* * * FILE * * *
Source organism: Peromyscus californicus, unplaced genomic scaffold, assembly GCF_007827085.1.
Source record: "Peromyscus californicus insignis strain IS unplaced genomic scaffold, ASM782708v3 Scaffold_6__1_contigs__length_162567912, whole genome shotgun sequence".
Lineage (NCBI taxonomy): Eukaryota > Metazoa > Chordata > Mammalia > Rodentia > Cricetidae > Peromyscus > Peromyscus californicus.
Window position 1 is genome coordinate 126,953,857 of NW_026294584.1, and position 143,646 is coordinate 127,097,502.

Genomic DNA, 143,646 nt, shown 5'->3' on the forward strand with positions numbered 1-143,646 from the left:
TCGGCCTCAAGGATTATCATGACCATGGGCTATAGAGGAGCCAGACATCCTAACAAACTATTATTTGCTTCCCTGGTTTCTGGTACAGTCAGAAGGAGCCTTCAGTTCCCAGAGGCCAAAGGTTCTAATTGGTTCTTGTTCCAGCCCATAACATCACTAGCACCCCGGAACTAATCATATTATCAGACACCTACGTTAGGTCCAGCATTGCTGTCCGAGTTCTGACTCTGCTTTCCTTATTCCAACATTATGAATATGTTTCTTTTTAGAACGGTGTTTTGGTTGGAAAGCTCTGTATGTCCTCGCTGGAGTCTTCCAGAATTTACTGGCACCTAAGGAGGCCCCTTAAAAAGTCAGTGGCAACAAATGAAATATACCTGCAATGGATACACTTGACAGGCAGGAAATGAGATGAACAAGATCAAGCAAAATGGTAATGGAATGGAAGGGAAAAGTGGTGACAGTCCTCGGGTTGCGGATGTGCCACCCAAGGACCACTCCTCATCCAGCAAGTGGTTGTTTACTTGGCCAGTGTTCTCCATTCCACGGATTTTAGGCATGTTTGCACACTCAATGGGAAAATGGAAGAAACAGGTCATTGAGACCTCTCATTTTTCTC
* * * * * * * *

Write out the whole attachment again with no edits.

Source organism: Peromyscus californicus, unplaced genomic scaffold, assembly GCF_007827085.1.
Source record: "Peromyscus californicus insignis strain IS unplaced genomic scaffold, ASM782708v3 Scaffold_6__1_contigs__length_162567912, whole genome shotgun sequence".
Lineage (NCBI taxonomy): Eukaryota > Metazoa > Chordata > Mammalia > Rodentia > Cricetidae > Peromyscus > Peromyscus californicus.
Window position 1 is genome coordinate 126,953,857 of NW_026294584.1, and position 143,646 is coordinate 127,097,502.

Genomic DNA, 143,646 nt, shown 5'->3' on the forward strand with positions numbered 1-143,646 from the left:
TCGGCCTCAAGGATTATCATGACCATGGGCTATAGAGGAGCCAGACATCCTAACAAACTATTATTTGCTTCCCTGGTTTCTGGTACAGTCAGAAGGAGCCTTCAGTTCCCAGAGGCCAAAGGTTCTAATTGGTTCTTGTTCCAGCCCATAACATCACTAGCACCCCGGAACTAATCATATTATCAGACACCTACGTTAGGTCCAGCATTGCTGTCCGAGTTCTGACTCTGCTTTCCTTATTCCAACATTATGAATATGTTTCTTTTTAGAACGGTGTTTTGGTTGGAAAGCTCTGTATGTCCTCGCTGGAGTCTTCCAGAATTTACTGGCACCTAAGGAGGCCCCTTAAAAAGTCAGTGGCAACAAATGAAATATACCTGCAATGGATACACTTGACAGGCAGGAAATGAGATGAACAAGATCAAGCAAAATGGTAATGGAATGGAAGGGAAAAGTGGTGACAGTCCTCGGGTTGCGGATGTGCCACCCAAGGACCACTCCTCATCCAGCAAGTGGTTGTTTACTTGGCCAGTGTTCTCCATTCCACGGATTTTAGGCATGTTTGCACACTCAATGGGAAAATGGAAGAAACAGGTCATTGAGACCTCTCATTTTTCTC